Given the burdens that have been imposed on both foreign and locally owned businesses in South Africa, the economic decline was to be expected.
The people who are suffering most in the country are the poor and unemployed.
An unshackled and free South African economy growing at 4% each year would have provided opportunities and jobs, instead of giving rise to 10.3 million unemployed and suffering people today, many with families they cannot support.
The chosen course was unfortunately what economist Gordon Tullock called “welfare for the well-to-do”.
The solution to the current economic malaise is to unravel the policies, legislation and regulations that are weighing down the economy and preventing the economic growth of which South Africa is capable.
People are endowed differently. In all spheres of human endeavour, these differences manifestly come to the fore.
Rich sports and other stars, such as Lionel Messi, the late Muhammad Ali, the late Michael Jackson and a host of other wealthy entrepreneurs such as Bill Gates, accumulated wealth on the basis of intellectual endowment, dexterity and hard work.
In almost all cases, the pursuit of their goals characteristically entailed great risk and sacrifice.
Across all cultures, individual actions and aspirations are characterised by self-interest. Individuals pursue their interests on the basis of what is best for them, based on their subjective priorities, preferences, tastes, wants and needs.
This instinct is so deeply and irretrievably embedded in the DNA of human nature that no amount of re-engineering or political manipulation can change it.
This stubbornly remains the case. Even in cases of relentless ideological or political indoctrination, the ideologically oriented architects of such programmes serve their individual interests.
People are by nature acquisitive and hence have an insatiable desire to realise and progressively work towards greater returns for their endeavours on a perpetual basis.
Thus, they feel strongly that they have legitimate claims to the fruits of their labour.
The unintended consequences of confiscatory policies will inevitably be to discourage or negate investment and demotivate capital formation as the disincentives cause investors to explore alternative markets.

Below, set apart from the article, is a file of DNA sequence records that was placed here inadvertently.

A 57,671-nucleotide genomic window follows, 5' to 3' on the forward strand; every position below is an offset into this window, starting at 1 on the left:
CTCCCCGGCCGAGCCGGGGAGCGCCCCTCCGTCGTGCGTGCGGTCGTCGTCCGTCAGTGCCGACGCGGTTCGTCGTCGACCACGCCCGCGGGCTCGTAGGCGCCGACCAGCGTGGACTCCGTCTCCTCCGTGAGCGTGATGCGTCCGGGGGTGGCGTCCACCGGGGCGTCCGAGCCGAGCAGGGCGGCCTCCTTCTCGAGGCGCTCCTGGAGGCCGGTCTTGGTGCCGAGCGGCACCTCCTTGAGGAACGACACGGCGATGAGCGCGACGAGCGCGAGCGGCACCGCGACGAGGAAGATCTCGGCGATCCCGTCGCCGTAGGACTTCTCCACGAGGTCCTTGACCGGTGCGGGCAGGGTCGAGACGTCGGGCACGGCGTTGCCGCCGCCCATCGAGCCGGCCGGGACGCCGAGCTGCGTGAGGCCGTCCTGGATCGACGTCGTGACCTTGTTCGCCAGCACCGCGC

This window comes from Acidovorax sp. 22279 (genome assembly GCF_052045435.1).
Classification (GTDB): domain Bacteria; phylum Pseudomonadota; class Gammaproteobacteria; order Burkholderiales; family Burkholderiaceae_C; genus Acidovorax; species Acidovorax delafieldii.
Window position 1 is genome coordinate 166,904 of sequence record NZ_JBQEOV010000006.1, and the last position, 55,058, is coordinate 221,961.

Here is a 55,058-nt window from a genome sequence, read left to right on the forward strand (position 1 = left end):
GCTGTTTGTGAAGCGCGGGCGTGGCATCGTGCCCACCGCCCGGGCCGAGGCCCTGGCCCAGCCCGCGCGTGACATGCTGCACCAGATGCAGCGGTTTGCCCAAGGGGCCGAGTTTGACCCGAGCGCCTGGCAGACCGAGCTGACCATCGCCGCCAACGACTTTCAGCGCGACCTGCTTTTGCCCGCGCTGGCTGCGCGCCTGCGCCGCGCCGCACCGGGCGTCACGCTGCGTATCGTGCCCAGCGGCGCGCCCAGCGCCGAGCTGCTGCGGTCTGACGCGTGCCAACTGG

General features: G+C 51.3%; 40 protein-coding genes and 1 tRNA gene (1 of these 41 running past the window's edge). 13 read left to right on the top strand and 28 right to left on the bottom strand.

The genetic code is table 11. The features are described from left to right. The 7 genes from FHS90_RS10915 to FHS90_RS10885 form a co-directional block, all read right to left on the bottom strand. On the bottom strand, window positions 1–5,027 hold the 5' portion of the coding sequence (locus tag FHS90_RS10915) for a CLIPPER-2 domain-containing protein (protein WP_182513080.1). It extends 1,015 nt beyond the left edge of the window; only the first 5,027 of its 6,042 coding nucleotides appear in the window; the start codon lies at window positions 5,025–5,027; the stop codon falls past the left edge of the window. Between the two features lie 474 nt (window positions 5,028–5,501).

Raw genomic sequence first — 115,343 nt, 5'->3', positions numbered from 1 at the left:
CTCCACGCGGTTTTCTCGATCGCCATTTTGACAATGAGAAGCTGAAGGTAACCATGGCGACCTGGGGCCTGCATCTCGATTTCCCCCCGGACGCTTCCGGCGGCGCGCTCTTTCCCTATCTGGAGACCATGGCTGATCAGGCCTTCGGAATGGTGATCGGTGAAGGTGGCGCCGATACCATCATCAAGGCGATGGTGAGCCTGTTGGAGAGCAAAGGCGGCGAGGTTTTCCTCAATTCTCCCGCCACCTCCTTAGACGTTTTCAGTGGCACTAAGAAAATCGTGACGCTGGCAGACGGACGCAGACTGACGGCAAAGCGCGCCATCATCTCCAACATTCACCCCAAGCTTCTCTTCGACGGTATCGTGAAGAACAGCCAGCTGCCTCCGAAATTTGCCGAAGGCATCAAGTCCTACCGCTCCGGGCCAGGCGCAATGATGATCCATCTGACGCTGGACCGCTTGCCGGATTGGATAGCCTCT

It is human nature for people to always strive to rise above their prevailing socio-economic circumstances.
They do their best to achieve their constantly rising goals. Whether they are owners of business enterprises or employees, they are alike in this regard.
The free market is sufficiently dynamic as to spontaneously expedite various permutations of ownership of the means of production and the production of wealth.
The free market gives full expression to individuals to pursue their interests uninhibited by legislative impediments, whether imposed by the state or some other supra-social entity, so long as the endeavours do not entail force or fraud.
Thus, interventionist, dirigiste policies or other statutorily regulatory media are by definition coercive.
“The worst form of inequality is to make unequal things equal,” said Aristotle, the Greek philosopher.
The pursuit of confiscatory policies threatens productive individuals’ and enterprises’ legitimate rights to the fruits of their labour.
It is a populist call that has a superficial appeal among many who do not seriously believe in working for a living and call on government to provide unearned goods.
The late Milton Friedman said: “A society that puts equality – in the sense of equality of outcome – ahead of freedom will end up with neither equality nor freedom … On the other hand, a society that puts freedom first will, as a happy by-product, end up with both greater freedom and greater equality.’
Property rights are a key ingredient for economic and social prosperity. More importantly, property rights are human rights and without them people are restricted in how they act, how they speak and how they participate in the economy.
The International Property Rights Index (IPRI), published by advocacy organisation Property Rights Alliance, measures the strength of physical property rights, intellectual property rights and the legal and political environments that enforce them.
The index demonstrates that one tenth of the world’s population live in the 15 countries with the highest degree of property rights protection. These are also some of the wealthiest countries in the world.
South Africa’s IPRI score continues to slide down the rankings and the country is now ranked 48th out of 129 countries.
South Africa dropped 11 places between 2018 and last year and is now ranked third in the African region, behind Mauritius (first) and Rwanda (second).
The South African economy has slumped and much of it is due to government adopting a policy of expropriation of private property without compensation, along with other measures such as the passing of the National Minimum Wage Act and the drafting of the National Health Insurance Bill.
What do the above three measures have in common? All three are ideological interventions pursued for political expediency rather than for the public interest.
They are not evidence-based: every country that has ever tried expropriation without compensation has been reduced to a poverty-stricken banana republic; the minimum wage has been repeatedly shown to be most detrimental to the unemployed; and South Africa has no hope of funding a national health insurance system while we have declining economic growth rates.
The moral strength, dynamism and productivity of the free market are anchored in the supremacy and sovereignty of the individual.
This point is underscored by the wisdom of Mahatma Gandhi who, in commenting about socialism, communism and statist expansionist policies, said: “I look upon an increase of the power of the state with the greatest fear, because while apparently doing good by minimising exploitation, it does the greatest harm to mankind by destroying individuality which lies at the root of all progress.”